"Homeopathy has introduced one essential amelioration in the practice
of physic by amateur females; for its rules are excellent, its
physicking comparatively harmless-

If a "comparatively harmless" but ineffectual treatment (such as the
'psychic surgery' that was so recently practiced in the Philippines)
delays or replaces a treatment which has demonstrable effectiveness
(such as real surgery), is it truly harmless?

I ask because I have had several traumatic injuries (i.e. deep cuts,
bone fractures) in my life which would not have been responsive to
homeopathic treatments, but which would have been far worse had I not
obtained surgical treatment.

Tom Davidson
Richmond, VA

It sounds like you have a bone in your head. Is that the one you
fractured?




>
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Vakker
medicine forum beginner


Joined: 11 May 2006
Posts: 8

PostPosted: Sun Jul 09, 2006 8:40 am    Post subject: Re: Florence Nightingale on Homeopathy Reply with quote

tadchem <tadchem@comcast.net> wrote in message
news:1152365826.892206.293660@m79g2000cwm.googlegroups.com...
Quote:

Doc John wrote:

A true tragedy, I am sure. But, I truly believe that Florence
Nightingale died a long time ago.

?????


Ha, ... Hah, Ha!

Tom Davidson
Richmond, VA

My condolences for you living in such a hick town. :(

An ad hominem attack (albeit a gently facetious one)...
A diversion - a rhetorical device to cover for the lack of a revelant
counterargument.
Your concession has been noted.


You're sounding more like a twit all the time. You did fracture that
bone in your head after all, didn't you?
Quote:

Tom Davidson
Richmond, VA
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vjp2.at@at.BioStrategist.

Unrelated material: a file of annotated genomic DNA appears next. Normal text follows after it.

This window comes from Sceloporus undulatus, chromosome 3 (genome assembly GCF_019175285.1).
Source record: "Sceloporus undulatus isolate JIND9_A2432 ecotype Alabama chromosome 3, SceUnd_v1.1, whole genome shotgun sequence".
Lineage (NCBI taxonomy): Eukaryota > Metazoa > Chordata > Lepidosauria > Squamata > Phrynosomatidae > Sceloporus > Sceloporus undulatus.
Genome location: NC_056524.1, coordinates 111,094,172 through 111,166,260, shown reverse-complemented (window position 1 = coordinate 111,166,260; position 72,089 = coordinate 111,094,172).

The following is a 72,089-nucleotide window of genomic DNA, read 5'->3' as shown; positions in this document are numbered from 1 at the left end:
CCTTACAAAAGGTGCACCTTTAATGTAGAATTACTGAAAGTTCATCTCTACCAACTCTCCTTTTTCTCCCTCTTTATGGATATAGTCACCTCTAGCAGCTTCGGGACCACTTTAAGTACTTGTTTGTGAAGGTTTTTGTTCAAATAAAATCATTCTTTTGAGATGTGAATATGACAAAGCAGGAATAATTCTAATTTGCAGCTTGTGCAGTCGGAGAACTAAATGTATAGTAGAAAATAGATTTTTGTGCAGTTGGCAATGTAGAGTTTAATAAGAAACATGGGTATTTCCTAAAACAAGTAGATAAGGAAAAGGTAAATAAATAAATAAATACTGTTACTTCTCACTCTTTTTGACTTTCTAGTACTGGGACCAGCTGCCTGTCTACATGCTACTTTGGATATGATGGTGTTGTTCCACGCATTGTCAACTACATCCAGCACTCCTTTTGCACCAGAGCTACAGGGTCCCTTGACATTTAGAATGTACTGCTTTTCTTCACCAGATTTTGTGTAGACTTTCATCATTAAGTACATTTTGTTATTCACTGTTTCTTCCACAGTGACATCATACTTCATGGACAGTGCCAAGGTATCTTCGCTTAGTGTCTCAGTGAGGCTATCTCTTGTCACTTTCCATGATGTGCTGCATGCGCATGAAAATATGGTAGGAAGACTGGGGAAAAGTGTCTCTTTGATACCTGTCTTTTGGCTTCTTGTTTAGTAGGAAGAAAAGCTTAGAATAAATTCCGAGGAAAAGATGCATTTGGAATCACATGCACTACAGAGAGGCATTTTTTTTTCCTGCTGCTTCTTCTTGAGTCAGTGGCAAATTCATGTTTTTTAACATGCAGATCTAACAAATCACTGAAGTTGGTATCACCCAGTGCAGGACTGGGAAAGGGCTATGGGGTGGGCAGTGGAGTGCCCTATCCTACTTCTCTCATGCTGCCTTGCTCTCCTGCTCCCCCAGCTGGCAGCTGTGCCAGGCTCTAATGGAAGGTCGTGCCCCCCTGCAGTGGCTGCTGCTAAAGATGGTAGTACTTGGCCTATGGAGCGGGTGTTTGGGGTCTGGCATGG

medicine forum beginner


Joined: 16 Nov 2005
Posts: 17

PostPosted: Sun Jul 09, 2006 10:06 am    Post subject: Re: Florence Nightingale on Homeopathy Reply with quote

Pre-FDA many traditional remedies (both European and AmerIndian)
were listed in the US Dispensatory, precursor to USP, US Pharmacopoieia

There was immense "snake oil" at the time, but some good remedies were
no doubt thrown out with the bad.

Many herbal remedies may work but have unpredictable dosages.

In the 1950s, the ability of pharmacists to give
"behind the counter" drugs was seriously curtailed;
but this still exists in many countries.

- = -
Vasos-Peter John Panagiotopoulos II, Reagan Mozart Pindus BioStrategist
http://ourworld.compuserve.com/homepages/vjp2/vasos.htm
---{Nothing herein constitutes advice. Everything fully disclaimed.}---
[Homeland Security means private firearms not lazy obstructive guards]
[Yellary Clinton & Yellalot Spitzer: Nasty Together]
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vjp2.at@at.BioStrategist.
medicine forum beginner